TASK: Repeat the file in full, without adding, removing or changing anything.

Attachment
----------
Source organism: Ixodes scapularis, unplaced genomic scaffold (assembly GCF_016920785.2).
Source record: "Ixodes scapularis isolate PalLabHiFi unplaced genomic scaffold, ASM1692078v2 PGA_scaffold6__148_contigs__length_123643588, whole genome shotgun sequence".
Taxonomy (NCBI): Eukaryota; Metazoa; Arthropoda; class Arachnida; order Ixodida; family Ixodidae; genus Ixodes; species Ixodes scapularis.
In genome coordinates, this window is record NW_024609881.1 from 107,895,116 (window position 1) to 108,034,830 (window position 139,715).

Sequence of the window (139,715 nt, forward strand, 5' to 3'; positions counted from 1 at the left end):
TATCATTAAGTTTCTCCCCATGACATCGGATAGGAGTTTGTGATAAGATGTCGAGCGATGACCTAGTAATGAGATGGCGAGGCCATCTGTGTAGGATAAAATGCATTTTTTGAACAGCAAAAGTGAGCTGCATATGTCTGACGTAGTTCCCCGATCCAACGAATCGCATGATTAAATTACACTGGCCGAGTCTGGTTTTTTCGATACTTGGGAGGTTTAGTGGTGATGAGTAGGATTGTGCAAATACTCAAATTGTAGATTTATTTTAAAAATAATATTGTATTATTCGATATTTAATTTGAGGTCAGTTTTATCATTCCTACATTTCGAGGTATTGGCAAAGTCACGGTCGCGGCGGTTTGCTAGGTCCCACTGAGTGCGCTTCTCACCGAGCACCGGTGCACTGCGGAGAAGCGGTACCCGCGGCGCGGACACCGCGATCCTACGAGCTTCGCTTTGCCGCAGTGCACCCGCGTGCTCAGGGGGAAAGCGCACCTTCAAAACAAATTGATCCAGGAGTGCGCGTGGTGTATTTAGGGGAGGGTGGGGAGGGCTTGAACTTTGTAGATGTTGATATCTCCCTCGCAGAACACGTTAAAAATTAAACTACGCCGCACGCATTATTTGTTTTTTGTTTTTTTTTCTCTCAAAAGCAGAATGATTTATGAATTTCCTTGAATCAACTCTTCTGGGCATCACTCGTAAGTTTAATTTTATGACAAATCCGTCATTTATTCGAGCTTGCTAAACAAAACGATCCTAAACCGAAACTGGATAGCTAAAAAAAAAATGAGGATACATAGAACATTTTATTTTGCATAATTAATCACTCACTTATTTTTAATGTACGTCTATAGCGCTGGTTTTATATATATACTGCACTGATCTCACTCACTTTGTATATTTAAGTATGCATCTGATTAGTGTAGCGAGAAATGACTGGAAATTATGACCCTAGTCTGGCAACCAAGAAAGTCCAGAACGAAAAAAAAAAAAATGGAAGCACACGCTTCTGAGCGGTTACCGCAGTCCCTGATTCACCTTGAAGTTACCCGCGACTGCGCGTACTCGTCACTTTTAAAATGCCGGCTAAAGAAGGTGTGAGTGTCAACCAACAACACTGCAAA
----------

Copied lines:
Source organism: Ixodes scapularis, unplaced genomic scaffold (assembly GCF_016920785.2).
Source record: "Ixodes scapularis isolate PalLabHiFi unplaced genomic scaffold, ASM1692078v2 PGA_scaffold6__148_contigs__length_123643588, whole genome shotgun sequence".
Taxonomy (NCBI): Eukaryota; Metazoa; Arthropoda; class Arachnida; order Ixodida; family Ixodidae; genus Ixodes; species Ixodes scapularis.
In genome coordinates, this window is record NW_024609881.1 from 107,895,116 (window position 1) to 108,034,830 (window position 139,715).

Sequence of the window (139,715 nt, forward strand, 5' to 3'; positions counted from 1 at the left end):
TATCATTAAGTTTCTCCCCATGACATCGGATAGGAGTTTGTGATAAGATGTCGAGCGATGACCTAGTAATGAGATGGCGAGGCCATCTGTGTAGGATAAAATGCATTTTTTGAACAGCAAAAGTGAGCTGCATATGTCTGACGTAGTTCCCCGATCCAACGAATCGCATGATTAAATTACACTGGCCGAGTCTGGTTTTTTCGATACTTGGGAGGTTTAGTGGTGATGAGTAGGATTGTGCAAATACTCAAATTGTAGATTTATTTTAAAAATAATATTGTATTATTCGATATTTAATTTGAGGTCAGTTTTATCATTCCTACATTTCGAGGTATTGGCAAAGTCACGGTCGCGGCGGTTTGCTAGGTCCCACTGAGTGCGCTTCTCACCGAGCACCGGTGCACTGCGGAGAAGCGGTACCCGCGGCGCGGACACCGCGATCCTACGAGCTTCGCTTTGCCGCAGTGCACCCGCGTGCTCAGGGGGAAAGCGCACCTTCAAAACAAATTGATCCAGGAGTGCGCGTGGTGTATTTAGGGGAGGGTGGGGAGGGCTTGAACTTTGTAGATGTTGATATCTCCCTCGCAGAACACGTTAAAAATTAAACTACGCCGCACGCATTATTTGTTTTTTGTTTTTTTTTCTCTCAAAAGCAGAATGATTTATGAATTTCCTTGAATCAACTCTTCTGGGCATCACTCGTAAGTTTAATTTTATGACAAATCCGTCATTTATTCGAGCTTGCTAAACAAAACGATCCTAAACCGAAACTGGATAGCTAAAAAAAAAATGAGGATACATAGAACATTTTATTTTGCATAATTAATCACTCACTTATTTTTAATGTACGTCTATAGCGCTGGTTTTATATATATACTGCACTGATCTCACTCACTTTGTATATTTAAGTATGCATCTGATTAGTGTAGCGAGAAATGACTGGAAATTATGACCCTAGTCTGGCAACCAAGAAAGTCCAGAACGAAAAAAAAAAAAATGGAAGCACACGCTTCTGAGCGGTTACCGCAGTCCCTGATTCACCTTGAAGTTACCCGCGACTGCGCGTACTCGTCACTTTTAAAATGCCGGCTAAAGAAGGTGTGAGTGTCAACCAACAACACTGCAAA